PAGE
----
Nick Roach vividly remembers his first year of showing sheep. Days before the 4-H fair he sheared the thick fleece of wool from his young ewe in preparation for the show. It’s then when he realized his sheep was “really skinny.”
“I placed second to last at the show,” explained Nick. That humbling experience and his competitive nature got him charged up to do better the next year. He learned more about raising good quality sheep from local producers who advised him on an improved feeding program for his show animals.
With a lot of good guidance from producers and a better eye for selecting show ewes, he won Grand Champion Market Lamb for the next three consecutive years at the DeKalb County 4-H Fair, 2014-2016.
His first winning ewe was bred and produced several more winners for him and his brothers including Grand Champion Market Lamb in 2017.
Nick, 22, now supports his brothers by investing in their show stock. Logan, 19, and Brian, 17, have had their share of wins in the show ring with sheep and market hogs. They show at a dozen or more county and state fairs as well as jackpot shows and international livestock expositions.
Logan won Reserve Grand Champion Southdown Market Lamb last year at the Illinois Club Lamb Association jackpot series. Showing hogs, he won Reserve Grand Champion Berkshire Barrow at the Illinois State Fair in 2018. Last year he won Champion Gilt and Champion Purebred Barrow at the DeKalb County 4-H Fair.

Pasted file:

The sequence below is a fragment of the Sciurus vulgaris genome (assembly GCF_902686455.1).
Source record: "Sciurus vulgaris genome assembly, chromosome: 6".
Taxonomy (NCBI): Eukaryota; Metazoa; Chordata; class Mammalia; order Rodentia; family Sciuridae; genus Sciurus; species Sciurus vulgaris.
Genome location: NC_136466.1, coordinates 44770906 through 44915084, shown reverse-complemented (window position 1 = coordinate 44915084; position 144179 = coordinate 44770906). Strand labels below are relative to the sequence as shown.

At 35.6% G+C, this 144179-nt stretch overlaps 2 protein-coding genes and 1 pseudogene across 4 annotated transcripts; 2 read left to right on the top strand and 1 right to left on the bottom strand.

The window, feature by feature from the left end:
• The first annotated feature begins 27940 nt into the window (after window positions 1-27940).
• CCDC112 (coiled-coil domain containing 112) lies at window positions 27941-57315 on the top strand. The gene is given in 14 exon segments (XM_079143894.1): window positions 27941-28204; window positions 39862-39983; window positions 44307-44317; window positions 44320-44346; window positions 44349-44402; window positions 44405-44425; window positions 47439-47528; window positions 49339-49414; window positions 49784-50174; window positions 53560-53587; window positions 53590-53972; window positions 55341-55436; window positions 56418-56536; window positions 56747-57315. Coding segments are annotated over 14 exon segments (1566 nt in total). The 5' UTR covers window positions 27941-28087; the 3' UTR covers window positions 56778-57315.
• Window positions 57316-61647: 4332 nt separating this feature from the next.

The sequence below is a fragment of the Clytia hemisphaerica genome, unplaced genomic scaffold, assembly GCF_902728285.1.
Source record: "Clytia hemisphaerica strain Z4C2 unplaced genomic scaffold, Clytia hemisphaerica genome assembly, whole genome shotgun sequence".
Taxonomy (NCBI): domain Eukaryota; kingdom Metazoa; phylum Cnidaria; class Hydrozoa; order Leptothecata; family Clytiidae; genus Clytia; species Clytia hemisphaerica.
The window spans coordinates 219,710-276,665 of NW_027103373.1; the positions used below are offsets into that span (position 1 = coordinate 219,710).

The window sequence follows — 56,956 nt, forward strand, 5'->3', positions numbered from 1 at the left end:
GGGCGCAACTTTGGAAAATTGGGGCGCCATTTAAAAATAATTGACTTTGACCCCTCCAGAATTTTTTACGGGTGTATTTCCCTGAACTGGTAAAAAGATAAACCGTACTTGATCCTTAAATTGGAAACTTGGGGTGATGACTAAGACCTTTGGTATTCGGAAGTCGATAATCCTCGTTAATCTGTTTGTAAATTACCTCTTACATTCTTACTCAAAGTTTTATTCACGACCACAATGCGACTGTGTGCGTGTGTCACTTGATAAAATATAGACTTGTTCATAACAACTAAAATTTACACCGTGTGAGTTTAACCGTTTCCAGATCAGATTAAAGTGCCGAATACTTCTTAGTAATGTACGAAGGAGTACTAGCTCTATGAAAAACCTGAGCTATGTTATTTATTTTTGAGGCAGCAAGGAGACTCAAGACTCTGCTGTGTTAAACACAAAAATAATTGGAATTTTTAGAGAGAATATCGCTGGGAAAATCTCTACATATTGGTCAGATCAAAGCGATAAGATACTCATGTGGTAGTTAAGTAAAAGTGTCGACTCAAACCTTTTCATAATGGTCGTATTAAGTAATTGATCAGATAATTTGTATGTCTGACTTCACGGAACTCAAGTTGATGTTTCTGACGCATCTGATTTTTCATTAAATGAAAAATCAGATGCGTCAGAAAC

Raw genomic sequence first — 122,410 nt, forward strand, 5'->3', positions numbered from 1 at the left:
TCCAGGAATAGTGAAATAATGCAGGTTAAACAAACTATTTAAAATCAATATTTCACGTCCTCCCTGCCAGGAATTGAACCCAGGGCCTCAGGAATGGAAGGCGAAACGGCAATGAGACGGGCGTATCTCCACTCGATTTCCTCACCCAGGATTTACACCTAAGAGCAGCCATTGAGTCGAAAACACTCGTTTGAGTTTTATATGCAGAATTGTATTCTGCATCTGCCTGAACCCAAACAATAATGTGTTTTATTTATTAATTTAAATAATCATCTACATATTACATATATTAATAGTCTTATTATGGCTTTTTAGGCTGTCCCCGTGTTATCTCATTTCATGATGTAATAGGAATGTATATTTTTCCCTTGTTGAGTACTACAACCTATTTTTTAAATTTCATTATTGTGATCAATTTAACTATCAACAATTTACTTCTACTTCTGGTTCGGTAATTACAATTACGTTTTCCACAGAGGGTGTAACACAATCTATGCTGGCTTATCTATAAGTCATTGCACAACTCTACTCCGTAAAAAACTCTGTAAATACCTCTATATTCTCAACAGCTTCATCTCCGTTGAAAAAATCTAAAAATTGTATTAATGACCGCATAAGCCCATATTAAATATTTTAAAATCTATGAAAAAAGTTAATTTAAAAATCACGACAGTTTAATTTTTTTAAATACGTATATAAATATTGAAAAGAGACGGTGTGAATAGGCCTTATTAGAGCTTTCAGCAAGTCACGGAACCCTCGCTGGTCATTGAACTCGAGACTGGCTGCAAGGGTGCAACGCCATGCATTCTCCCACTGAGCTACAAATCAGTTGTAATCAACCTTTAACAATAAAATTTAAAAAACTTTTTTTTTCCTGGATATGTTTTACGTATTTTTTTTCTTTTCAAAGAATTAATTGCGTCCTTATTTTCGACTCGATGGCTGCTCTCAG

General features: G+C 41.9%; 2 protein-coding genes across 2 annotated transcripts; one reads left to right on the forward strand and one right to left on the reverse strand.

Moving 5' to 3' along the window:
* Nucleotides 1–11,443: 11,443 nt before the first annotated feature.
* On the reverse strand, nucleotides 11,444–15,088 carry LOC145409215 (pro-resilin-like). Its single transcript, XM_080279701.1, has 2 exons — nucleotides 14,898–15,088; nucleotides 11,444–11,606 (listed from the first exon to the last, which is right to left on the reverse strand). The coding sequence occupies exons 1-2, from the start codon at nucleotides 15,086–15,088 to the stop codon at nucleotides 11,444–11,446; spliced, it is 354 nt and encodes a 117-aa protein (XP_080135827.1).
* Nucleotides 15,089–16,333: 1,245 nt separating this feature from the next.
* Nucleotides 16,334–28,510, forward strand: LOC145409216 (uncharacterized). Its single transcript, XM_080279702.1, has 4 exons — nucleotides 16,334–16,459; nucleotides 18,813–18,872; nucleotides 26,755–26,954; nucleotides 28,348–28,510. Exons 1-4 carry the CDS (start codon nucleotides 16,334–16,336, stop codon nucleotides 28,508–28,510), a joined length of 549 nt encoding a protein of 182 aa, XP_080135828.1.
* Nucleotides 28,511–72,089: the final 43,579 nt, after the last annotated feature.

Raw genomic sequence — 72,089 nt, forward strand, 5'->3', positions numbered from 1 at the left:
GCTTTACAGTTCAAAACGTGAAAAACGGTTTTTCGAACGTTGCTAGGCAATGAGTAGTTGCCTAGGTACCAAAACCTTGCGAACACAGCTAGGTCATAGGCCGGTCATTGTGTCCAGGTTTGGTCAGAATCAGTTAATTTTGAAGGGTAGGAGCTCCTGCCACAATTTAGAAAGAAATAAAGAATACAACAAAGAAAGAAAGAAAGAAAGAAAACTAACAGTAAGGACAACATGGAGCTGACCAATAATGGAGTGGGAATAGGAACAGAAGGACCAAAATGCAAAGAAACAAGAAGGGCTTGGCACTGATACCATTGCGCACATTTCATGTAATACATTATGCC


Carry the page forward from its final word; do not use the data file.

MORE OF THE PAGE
“I love to be successful,” says Logan, “because then our hard work has paid off!”
Last year, Brian won Grand Champion Barrow and Reserve Grand Champion Market Hog as well as Champion Rabbits at the 4-H show.
City boys raise farm animals
When Nick Roach won his first grand champion at the county fair bystanders asked, “Who is this Roach boy?” It was not a farm name that many recognized.
Matt Roach, their dad, says his family has a long-line of ancestors who farm but he was one who didn’t. He’s an electrician and his wife, Stacey is in retail. The Roaches reside on the north side of DeKalb.
Before the boys became interested in farm animals their focus was on wrestling. Matt was a wrestler in his younger years and likewise his boys were into wrestling. Matt coached the DeKalb youth wrestling team which included his boys who were quite competitive. “We went from one arena of screaming and cheering to another where you don’t say a word to avoid spooking an animal.”
Logan, Nick and big brother Alex, 24, also played football at DeKalb High School. But having some sports injuries, their interest shifted to showing livestock. They “hung around” their farm and FFA friends who got them interested in cattle, sheep and pigs.
“At first the boys had animals at the farms of the Willretts, Govigs and Schneiders,” Matt mentioned. “They were tremendous and opened a whole new world for them.”
When Matt realized their interest in livestock was genuine, he asked his retired aunt and uncle if the boys could use one of their empty barns for animals on their DeKalb farm. The Bridges agreed to let them modify the inside of the barn with pens for pigs and sheep and a few cages for rabbits.